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    Joye Murchison Kelly and Dorothy Woolfolk to Receive the 2018 Bill Finger Award

    By | June 13th, 2018
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    According to the Beat, the 2018 Bill Finger Award for Excellence in Comic Book Writing will be jointly awarded to Joye Murchison Kelly and Dorothy Woolfolk.

    Joye Kelly (left) and Dorothy Woolfolk

    Joye Murchison Kelly was amongst the first American female comics writer, ghostwriting several “Wonder Woman” stories between 1944 and 1947. Kelly, who was only 19 at the time, was handpicked by Wonder Woman’s co-creator William Moulton Marston to help him with his writing duties. Kelly’s writings were attributed to Marston at the time, and she never received any official credit until Jerry Bails began to investigate the topic for his book series Who’s Who of American Comic Books? Kelly, who is now 90 years old, will be in attendance to personally accept the Bill Finger award at this year’s San Diego Comic-Con.

    Dorothy Woolfolk also goes way back with DC Comics, serving as editor at All-American Publications, before moving to Timely Comics (the precursor to Marvel) and eventually to EC.

    During her time at DC, she reportedly developed the idea of Kryptonite, noting that she found the idea of Superman’s invulnerability “dull.” The idea of Kryptonite has ironically been credited to Bill Finger himself, who is credited as the author of “Superman” #61 (where Kryptonite made its first appearance in the Superman canon).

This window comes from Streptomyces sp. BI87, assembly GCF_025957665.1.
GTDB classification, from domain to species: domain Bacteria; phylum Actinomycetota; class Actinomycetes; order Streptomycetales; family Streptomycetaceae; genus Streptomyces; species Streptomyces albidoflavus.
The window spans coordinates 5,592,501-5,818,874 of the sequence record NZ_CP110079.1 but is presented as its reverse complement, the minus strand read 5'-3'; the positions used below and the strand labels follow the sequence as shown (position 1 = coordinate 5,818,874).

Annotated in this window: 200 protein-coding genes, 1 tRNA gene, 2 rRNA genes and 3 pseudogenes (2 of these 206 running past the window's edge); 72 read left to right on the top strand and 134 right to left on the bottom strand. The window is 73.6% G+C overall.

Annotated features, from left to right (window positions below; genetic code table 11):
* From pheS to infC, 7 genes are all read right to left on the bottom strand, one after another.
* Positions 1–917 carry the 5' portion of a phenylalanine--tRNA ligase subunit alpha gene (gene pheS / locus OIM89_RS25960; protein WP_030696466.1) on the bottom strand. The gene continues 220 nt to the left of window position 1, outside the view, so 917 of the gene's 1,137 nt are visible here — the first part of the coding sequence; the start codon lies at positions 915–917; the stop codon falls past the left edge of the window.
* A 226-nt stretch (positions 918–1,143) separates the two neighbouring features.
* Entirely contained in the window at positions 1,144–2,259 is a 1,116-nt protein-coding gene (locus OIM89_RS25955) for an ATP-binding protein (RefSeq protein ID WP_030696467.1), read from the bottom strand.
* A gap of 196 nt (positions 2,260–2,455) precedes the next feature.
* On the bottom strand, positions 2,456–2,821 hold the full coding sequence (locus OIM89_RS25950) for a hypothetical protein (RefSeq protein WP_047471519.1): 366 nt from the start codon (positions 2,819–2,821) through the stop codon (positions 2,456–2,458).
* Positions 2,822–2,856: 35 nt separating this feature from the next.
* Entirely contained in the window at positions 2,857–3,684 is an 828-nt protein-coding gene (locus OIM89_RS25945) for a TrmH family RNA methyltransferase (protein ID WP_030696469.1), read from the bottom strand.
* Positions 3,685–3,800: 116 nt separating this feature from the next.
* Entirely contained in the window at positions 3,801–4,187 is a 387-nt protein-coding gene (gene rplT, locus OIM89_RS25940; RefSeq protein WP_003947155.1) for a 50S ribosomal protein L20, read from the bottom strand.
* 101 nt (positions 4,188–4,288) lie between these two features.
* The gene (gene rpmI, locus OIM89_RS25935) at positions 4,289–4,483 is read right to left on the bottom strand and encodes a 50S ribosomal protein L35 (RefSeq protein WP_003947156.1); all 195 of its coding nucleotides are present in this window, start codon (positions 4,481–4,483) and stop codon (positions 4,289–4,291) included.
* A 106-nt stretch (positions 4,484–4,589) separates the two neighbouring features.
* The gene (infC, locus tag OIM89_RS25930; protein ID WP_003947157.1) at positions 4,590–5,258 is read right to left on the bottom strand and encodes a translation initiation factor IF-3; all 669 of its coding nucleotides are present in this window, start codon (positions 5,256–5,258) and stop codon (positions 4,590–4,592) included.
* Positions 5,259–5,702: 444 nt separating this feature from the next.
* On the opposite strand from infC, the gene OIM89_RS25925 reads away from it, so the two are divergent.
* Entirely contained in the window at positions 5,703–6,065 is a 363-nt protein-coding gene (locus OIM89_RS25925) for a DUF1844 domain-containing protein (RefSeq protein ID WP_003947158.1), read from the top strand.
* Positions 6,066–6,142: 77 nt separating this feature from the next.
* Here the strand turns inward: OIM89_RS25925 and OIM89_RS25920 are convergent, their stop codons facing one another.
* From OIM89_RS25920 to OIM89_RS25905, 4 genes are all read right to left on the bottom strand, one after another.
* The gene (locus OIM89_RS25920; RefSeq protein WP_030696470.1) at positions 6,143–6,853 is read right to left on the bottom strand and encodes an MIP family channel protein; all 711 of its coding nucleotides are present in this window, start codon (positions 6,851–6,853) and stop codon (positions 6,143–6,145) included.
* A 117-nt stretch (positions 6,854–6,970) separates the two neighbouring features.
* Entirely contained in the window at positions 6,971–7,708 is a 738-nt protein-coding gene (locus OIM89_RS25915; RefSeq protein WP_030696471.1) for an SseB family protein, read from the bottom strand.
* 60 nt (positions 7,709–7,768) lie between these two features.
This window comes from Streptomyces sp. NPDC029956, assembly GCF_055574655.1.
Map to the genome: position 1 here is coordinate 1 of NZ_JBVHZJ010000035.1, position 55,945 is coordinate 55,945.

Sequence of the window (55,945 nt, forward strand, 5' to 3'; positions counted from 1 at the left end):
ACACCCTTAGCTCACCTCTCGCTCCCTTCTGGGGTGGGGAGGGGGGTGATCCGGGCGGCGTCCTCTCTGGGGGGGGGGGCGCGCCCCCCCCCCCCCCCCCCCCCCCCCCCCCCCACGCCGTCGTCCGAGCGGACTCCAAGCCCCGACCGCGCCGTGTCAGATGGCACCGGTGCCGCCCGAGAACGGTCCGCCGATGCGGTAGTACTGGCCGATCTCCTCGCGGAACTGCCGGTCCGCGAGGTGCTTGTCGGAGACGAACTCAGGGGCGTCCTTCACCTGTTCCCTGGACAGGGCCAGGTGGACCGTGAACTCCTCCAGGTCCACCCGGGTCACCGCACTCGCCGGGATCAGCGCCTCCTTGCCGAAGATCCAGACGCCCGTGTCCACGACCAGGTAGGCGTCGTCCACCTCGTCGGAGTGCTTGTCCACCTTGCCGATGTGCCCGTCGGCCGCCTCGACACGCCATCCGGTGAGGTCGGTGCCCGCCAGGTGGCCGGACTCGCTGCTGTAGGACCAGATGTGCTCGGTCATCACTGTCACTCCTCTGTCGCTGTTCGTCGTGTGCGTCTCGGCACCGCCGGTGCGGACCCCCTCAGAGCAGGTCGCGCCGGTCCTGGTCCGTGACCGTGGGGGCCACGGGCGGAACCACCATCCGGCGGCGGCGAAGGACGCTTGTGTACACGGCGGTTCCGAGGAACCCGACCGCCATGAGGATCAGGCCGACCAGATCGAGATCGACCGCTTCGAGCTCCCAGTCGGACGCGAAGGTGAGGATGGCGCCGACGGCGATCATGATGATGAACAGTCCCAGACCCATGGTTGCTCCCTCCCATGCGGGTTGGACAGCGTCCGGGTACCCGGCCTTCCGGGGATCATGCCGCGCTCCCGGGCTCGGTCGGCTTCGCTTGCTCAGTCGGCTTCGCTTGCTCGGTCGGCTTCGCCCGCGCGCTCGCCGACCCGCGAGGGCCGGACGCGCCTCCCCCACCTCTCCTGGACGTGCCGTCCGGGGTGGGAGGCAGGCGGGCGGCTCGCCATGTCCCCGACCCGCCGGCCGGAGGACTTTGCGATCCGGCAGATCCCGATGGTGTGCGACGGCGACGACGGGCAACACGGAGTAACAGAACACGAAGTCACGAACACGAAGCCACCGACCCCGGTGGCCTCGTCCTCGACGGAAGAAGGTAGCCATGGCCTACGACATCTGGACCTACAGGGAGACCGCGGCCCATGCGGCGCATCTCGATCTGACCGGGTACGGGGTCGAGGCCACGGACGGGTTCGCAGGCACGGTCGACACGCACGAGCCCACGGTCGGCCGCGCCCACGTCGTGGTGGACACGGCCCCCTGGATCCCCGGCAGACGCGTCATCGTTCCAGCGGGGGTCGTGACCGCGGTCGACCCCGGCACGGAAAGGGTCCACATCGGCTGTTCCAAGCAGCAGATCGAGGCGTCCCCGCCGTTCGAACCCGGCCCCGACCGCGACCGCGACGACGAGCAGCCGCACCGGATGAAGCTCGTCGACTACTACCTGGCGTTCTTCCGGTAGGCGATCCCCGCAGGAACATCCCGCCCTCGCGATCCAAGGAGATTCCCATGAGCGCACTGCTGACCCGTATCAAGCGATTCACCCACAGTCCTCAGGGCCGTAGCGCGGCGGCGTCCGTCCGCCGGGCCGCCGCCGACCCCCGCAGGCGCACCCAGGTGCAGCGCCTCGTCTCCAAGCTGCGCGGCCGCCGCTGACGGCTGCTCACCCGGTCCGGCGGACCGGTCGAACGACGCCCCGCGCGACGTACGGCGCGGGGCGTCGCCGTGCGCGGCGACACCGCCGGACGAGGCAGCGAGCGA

In the 1970s, Woolfolk returned to DC Comics where she resumed editing duties. During this time, she worked closely with DC artist Alan Kupperberg, who praised Woolfolk and noted the many major talents that she helped usher into the industry: “Dorothy Woolfolk really was something… Tallulah Bankhead, the Auntie Mame of comics. I thought her books looked good and she got them out on time. People like Liz Safian got breaks through Dorothy. Not to mention Sal Amendola, Howard Chaykin, Mary Skrenes, and Alan Weiss.”

    And like Joye Murchison Kelly, Woolfolk also performed ghostwriting duties on several 1940s “Wonder Woman” scripts. In fact there seems to be some debate as to who among the two were the first female writer of “Wonder Woman.” Woolfolk died in 2000, and her award will be accepted by her daughter, Donna Woolfolk Cross, herself a bestselling author.

    The Bill Finger Award will be presented at this year’s San Diego Comic Con, which runs from Wednesday July 18th to Sunday July 22nd.


    Daniel Balyeat

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